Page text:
1. Section Editor(s): Winslow, Elizabeth H. RN, PhD, FAAN

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Are oral iron supplements effective in treating postoperative blood loss anemia? Two teams of researchers recently addressed this question in cardiac surgery and orthopedic surgery patients.


Nurse Lance Crosby and colleagues from Pittsburgh, in a carefully controlled, double-blind, randomized clinical trial, studied 121 patients (100 men and 21 women) who averaged 65 years of age and had coronary artery bypass graft surgery performed by physicians from the same cardiothoracic group (Heart Lung 23[6]:493-499, Nov.-Dec. 1994). The patients were randomly assigned to the control, placebo, low-dose, or usual-dose group. The low-dose group took 50 mg elemental iron and 60 mg ascorbic acid in a multivitamin (Geritol); the usual dose was 200 mg elemental iron (Feosol).


The groups were comparable in gender, age, mean number of bypass grafts per patient (2.5), and mean number of blood transfusions (1). The patients took the medication daily for eight weeks following surgery and refrained from other vitamin or mineral supplements. They had to take 85% or more of the prescribed medication to be included in the study.


Preoperative hemoglobin and hematocrit were within the normal range (14 to 15 gm/dL; 41% to 44%). Preop iron stores, determined by serum iron and ferritin, were also normal. Both hemoglobin and hematocrit decreased at six days after surgery to a mean of 9.5 gm/dL and 28% for all subjects. Approximately eight weeks after surgery, hemoglobin and hematocrit had returned to near-normal or normal levels (13.6 gm/dL; 40.6%) even in the 16 patients who were discharged from the hospital with a hemoglobin of 8.5 gm/dL or less. No significant differences were found among the four groups in hemoglobin and hematocrit levels. However, significantly more subjects in the usual dose group reported adverse effects such as nausea, constipation, and black stool.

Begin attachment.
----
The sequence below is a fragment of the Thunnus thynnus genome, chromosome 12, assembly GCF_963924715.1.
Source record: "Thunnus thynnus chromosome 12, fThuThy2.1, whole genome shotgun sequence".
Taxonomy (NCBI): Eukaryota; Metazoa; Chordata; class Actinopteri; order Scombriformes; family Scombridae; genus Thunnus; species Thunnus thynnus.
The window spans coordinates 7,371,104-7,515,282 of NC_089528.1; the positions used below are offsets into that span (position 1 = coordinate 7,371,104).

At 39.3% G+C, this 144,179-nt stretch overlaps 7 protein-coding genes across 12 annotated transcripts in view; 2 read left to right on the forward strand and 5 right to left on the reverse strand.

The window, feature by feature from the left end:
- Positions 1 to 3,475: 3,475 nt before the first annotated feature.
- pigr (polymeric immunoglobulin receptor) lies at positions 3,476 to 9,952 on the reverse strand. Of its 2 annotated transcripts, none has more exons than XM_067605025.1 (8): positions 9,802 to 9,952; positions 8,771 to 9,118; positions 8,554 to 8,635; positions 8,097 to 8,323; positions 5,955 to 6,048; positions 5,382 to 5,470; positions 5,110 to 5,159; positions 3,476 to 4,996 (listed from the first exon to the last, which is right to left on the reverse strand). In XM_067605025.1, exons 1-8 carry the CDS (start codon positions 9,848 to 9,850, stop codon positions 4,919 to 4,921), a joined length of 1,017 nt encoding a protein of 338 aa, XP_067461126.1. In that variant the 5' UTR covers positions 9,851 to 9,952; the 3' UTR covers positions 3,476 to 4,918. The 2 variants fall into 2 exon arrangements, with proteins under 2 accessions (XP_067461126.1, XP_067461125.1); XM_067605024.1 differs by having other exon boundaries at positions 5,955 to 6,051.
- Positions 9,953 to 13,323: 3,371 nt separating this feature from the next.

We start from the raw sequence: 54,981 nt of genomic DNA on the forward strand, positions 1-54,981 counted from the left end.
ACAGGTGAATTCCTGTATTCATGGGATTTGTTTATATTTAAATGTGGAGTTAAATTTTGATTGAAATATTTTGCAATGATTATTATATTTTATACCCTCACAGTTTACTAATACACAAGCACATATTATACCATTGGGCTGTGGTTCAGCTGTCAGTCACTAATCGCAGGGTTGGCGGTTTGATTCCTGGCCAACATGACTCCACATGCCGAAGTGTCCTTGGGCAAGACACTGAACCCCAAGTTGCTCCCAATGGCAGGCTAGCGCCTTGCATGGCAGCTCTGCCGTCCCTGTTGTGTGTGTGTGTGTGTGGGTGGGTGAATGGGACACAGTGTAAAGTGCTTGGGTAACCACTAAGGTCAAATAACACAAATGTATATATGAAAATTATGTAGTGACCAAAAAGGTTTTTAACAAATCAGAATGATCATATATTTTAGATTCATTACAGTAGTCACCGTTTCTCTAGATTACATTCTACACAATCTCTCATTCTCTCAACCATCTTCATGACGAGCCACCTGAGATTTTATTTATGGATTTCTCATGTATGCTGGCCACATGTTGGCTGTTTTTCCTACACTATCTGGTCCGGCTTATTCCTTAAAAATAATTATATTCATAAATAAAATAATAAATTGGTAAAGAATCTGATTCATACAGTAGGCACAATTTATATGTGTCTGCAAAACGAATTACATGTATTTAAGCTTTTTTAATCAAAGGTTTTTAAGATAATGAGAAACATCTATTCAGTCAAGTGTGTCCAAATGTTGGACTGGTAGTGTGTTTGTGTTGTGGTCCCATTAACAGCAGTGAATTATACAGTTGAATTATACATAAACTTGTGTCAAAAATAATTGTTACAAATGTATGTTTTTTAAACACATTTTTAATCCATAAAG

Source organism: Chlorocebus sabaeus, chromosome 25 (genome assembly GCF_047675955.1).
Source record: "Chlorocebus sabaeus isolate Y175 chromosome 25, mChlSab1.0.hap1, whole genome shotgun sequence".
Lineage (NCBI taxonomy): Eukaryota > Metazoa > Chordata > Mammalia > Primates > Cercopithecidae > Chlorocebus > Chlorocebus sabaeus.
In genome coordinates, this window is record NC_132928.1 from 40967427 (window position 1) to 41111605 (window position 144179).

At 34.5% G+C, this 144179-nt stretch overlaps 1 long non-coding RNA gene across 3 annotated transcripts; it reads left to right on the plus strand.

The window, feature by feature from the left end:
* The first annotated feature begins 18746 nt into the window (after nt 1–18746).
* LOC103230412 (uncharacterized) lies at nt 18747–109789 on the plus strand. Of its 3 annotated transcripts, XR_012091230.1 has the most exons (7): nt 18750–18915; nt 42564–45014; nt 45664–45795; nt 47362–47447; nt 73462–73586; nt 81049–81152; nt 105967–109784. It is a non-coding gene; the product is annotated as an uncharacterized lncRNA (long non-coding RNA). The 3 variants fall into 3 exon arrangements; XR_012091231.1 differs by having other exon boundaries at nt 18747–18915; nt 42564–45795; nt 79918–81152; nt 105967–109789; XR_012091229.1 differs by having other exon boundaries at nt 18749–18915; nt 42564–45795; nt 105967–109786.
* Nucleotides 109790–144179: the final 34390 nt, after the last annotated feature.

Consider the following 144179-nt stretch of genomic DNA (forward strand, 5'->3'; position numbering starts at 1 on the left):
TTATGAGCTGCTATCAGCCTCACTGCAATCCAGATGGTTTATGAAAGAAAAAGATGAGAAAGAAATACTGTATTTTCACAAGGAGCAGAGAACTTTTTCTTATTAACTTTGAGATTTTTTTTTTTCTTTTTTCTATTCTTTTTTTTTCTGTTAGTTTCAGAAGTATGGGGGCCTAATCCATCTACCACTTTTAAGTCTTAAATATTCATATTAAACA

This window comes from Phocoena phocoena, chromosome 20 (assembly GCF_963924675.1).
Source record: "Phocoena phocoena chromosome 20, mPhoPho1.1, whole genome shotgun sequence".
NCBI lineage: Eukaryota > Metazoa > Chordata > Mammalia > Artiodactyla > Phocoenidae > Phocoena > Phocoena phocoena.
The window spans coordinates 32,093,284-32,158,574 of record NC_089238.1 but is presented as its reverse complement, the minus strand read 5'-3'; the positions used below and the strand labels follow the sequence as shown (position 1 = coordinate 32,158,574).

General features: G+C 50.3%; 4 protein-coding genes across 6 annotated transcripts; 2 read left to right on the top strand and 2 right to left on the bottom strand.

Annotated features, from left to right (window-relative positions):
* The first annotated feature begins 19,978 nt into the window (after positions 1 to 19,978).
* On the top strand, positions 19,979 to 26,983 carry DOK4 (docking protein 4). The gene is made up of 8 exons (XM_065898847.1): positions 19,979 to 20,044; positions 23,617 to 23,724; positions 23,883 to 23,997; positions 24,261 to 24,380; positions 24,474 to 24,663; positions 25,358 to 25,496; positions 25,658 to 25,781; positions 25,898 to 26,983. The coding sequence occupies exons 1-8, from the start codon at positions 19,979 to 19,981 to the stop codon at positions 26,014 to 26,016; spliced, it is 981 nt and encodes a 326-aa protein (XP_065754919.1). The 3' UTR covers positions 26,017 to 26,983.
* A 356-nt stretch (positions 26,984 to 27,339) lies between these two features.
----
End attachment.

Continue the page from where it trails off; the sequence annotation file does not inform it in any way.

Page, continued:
Similar findings were reported in a study of 79 elderly patients (14 men and 65 women) undergoing femoral head replacement surgery who had normal iron stores (JAMA 267[4]:525-527, Jan. 22-29, 1992). Iron stores were assessed by the "gold standard" method-staining the bone marrow from the removed femoral head. The patients were randomized to receive either 325 mg ferrous sulfate orally four times daily (n = 37) or no ferrous sulfate (n = 42) during their entire two- to three-week hospitalization. No significant differences in hemoglobin levels were found between the iron and control groups.


Both teams of investigators concluded that iron supplementation doesn't help to restore hemoglobin levels following surgery as long as patients have normal iron stores. When the body has sufficient iron in reserve, very little, if any, supplemental iron is absorbed.


An editorial on the second study notes that although iron is inexpensive, its gastrointestinal side effects are uncomfortable and inconvenient and can delay recovery (JAMA 267[4]:560-561, Jan. 22-29, 1992). Serum ferritin level is a relatively inexpensive check that can be done to identify those patients with inadequate iron stores who would benefit from supplementation, the editorial adds. Patients will be as happy to give up their iron pills as health care providers will be to give up an unnecessary practice.